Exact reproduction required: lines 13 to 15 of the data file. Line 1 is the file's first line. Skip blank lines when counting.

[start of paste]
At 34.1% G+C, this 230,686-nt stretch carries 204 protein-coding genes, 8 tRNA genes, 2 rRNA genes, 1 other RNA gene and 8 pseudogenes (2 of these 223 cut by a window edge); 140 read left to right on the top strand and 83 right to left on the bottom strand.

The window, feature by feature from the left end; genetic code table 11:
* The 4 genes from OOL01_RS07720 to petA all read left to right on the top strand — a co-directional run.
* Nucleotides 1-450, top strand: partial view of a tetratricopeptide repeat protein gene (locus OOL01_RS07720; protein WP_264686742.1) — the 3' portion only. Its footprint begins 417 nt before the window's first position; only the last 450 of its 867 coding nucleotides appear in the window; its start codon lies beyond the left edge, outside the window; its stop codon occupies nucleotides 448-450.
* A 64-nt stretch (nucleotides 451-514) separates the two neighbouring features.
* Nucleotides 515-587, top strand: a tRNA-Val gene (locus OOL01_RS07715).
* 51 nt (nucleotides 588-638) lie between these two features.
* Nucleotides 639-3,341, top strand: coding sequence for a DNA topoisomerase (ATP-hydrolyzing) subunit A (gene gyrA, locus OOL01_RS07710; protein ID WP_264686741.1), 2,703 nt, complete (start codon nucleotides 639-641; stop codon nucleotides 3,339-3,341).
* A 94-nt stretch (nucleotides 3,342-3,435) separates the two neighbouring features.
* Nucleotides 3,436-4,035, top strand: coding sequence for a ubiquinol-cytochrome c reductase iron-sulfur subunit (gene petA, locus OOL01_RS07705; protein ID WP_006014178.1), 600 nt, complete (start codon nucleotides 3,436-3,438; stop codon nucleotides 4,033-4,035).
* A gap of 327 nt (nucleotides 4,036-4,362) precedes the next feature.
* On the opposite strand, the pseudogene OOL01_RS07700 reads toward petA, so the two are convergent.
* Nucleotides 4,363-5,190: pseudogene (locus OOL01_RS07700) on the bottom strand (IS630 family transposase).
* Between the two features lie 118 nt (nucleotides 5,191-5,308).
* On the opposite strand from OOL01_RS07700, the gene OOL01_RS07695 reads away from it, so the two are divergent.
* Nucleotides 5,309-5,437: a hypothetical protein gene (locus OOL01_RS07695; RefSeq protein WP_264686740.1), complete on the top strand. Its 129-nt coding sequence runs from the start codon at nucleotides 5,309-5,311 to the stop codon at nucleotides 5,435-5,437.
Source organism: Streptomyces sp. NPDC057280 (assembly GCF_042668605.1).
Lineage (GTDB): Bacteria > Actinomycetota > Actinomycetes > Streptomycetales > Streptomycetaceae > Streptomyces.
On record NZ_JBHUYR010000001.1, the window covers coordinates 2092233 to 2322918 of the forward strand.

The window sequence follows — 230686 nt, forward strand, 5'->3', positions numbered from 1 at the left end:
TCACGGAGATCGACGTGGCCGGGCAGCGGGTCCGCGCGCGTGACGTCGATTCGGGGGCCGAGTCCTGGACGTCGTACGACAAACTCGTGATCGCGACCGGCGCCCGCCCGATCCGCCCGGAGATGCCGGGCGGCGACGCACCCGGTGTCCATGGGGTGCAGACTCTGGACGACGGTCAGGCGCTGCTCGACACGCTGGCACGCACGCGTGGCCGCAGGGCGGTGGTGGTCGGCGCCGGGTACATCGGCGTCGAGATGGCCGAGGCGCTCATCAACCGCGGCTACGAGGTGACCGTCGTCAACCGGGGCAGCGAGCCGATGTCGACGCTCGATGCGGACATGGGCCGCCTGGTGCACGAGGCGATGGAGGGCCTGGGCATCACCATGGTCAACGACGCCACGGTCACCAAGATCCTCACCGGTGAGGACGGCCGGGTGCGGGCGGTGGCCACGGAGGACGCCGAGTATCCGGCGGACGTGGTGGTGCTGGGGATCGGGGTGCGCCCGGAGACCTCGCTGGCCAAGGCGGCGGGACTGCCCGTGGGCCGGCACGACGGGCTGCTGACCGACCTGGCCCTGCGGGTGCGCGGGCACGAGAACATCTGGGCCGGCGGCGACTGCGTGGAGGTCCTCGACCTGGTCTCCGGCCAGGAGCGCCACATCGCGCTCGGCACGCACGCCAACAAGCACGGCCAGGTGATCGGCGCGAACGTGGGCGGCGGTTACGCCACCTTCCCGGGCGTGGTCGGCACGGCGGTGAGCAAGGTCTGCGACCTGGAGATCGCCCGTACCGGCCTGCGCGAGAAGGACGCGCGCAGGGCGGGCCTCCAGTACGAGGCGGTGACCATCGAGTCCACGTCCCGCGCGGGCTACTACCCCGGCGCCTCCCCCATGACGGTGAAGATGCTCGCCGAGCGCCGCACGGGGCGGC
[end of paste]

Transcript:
* Nucleotides 4,363-5,190: pseudogene (locus OOL01_RS07700) on the bottom strand (IS630 family transposase).
* Between the two features lie 118 nt (nucleotides 5,191-5,308).
* On the opposite strand from OOL01_RS07700, the gene OOL01_RS07695 reads away from it, so the two are divergent.